Mount Nemrut: Ancient Little Kingdom

A journey out to eastern Turkey is an adventure filled with long bus rides, cheap hotels, and little visited gems tucked away in every nook and cranny.  Expect empty places unlike those that you will find in Istanbul, Selcuk, Pamukkale, and Cappadocia  One of the first must visit sites out in Turkey’s east in Mount Nemrut where a King of one of the tiny micro kingdoms of the ancient world lays alone on the mountain top today.

Mount Nemrut
The faces of kings and gods that are more than 2,000 years old

Brief History of Nemrut

The tomb on top of Mount Nemrut and the surrounding ruins are the remains of a tiny and short lived kingdom that sat between the Seleucid (but soon to be a part of the Roman empire) and the Persians.  The kingdom came to being after the governor of Commagne, Mithridates I, declared independence from the crumbling Seleucid empire in 80 BCE and made himself king.

Mount Nemrut
The decapitated bodies of monuments carved long ago

Mithridates I was succeeded by his son Antiochus I who is responsible for most of the monuments you can visit today.  Antiochus played both sides, managing friendly relations with both the Romans and Persians, which allowed him to prosper in his little kingdom of Commagne.  However, Antichus would make a catastrophic error in 38 BCE when he sided with the Persians who were on the losing side of a battle.  As a result, Rome dethroned Antiochus I and he and his kingdom slowly began to fade from existence.  A kingdom that rose and eventually fell faster than the blink of an eye in the perspective of history.

Mount Nemrut
Looking back during our climb to the summit

Mount Nemrut is the kingdoms most impressive and lasting legacy.  The impressive tomb on top of the mountain was forgotten by the world until 1881 when a German engineer stumbled upon the mountaintop while designing transport routes for the Ottoman Empire.

Mount Nemrut
The head of an eagle

Mount Nemrut

With Antiochus I’s kingdom thriving, the king commanded his people to build himself one of the most epic burial mounds in history.  As you approach the mountain from below, you will soon realize that the top of the mountain isn’t a part of the mountain at all.  To ensure that his tomb would be the highest point in all the land, Antiochus ordered a fifty meter mound of crushed stone to be placed on top of the mountain.  Underneath the rubble is the supposed resting place of the king himself.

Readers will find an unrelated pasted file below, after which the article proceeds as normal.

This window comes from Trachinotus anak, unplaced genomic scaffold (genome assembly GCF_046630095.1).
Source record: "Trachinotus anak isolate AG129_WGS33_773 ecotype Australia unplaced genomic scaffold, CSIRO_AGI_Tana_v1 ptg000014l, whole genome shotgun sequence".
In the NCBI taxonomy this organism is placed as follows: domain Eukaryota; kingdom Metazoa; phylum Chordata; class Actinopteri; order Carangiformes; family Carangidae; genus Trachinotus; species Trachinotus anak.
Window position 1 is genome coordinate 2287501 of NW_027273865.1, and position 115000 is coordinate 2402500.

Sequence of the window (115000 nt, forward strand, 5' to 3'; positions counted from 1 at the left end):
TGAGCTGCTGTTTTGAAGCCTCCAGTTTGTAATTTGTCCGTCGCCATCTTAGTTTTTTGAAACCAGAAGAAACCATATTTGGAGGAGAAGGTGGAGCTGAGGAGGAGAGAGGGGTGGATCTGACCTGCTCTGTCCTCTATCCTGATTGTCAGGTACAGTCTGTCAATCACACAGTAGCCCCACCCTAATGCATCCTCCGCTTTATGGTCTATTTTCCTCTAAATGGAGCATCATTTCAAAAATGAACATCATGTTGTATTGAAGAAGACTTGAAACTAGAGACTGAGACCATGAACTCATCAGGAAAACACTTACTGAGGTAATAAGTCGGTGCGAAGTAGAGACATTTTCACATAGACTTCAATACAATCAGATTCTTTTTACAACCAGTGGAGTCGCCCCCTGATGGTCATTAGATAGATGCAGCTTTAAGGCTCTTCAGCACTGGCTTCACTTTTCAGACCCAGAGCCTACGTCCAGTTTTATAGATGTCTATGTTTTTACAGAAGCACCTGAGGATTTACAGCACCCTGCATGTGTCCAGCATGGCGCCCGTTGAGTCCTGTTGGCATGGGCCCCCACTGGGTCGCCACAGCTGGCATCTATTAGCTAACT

Mount Nemrut
The burial mound peaking from behind the hill

Acting as bookends on either side of the mound are two flattened sections of the mountain where the king had collosal statues of himself and various Gods carved out.  After more than 2,000 years of Earthquakes and weather certainly have taken their toll as the statues now guard the tomb weathered and decapitated.  The heads now lay at the feet of their owners, forever gazing out towards the horizon.

Mount Nemrut
The face of an almost forgotten king and kingdom

The statues here are unique in that they took on influences from both Greek and Persian mythology, a result of the kingdom being wedged between the two mighty empires.  The statues are in the same order on both sides.  Going from left to right are depictions of a lion, an eagle, king Antiochus I, Commagene Tyche, Zues-Oromasdes, Apollo-Mirthras, Heracles-Artagnes, another eagle, and another lion.  Notice the mix of Persian and Greek influences found in the details of each statue.

Mount Nemrut
One of the two platforms with depictions of various gods and the king himself

Getting There and Away

There are several options for visiting Mount Nemrut and the surrounding ruins.  Most tourists base themselves either in Kahta or Malatya where you can take a half day or full day tour.  One extreme option, that we do not recommend, is taking a tour all the way from Cappadocia.  The option we chose was to catch a bus from Cappadocia to Kahta and then catch a mini bus to the town of Karadut which is not far from the Nemrut summit.

Mount Nemrut
myself with the head of the king in the background

The bus towards Karadut does not enter town and drops you off at the nearest junction.  Our Pension owner was there waiting to pick us up when we arrived at the junction.  In town there are several pensions that look more or less the same.  We chose Karadut Pansiyon which had a lovely family running the place and good (but repetitive) meals.  A room cost 100 lira.

Mount Nemrut
Face of Heracles

You can also do the short or long tour from Karadut but we just simply wanted to go up to Mount Nemrut and back.  Our pension took us there and back (including wait time) for 90 lira.  Even from Karadut, it is a long uphill drive to the top of Nemrut.

If you are continuing east after Mount Nemrut, you will have to catch a bus from Khata to Malatya before any other connections.  If you are heading west, buses head to Cappadocia directly from khata.

Mount Nemrut
Waiting for sunset over the surrounding mountains

Mount Nemrut: A View into the Tiny and Short lived Kingdom of Commagne

A visit to Mount Nemrut’s lonely and solemn peak is a hint towards what the vast and less visited east of Turkey has to offer.  Starring into the carved face of a mostly unknown king and gazing out into the vista that the tomb offers is a memorable experience and a good start to your trip to the east.

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Enjoying the view from the top of Nemrut

 

 

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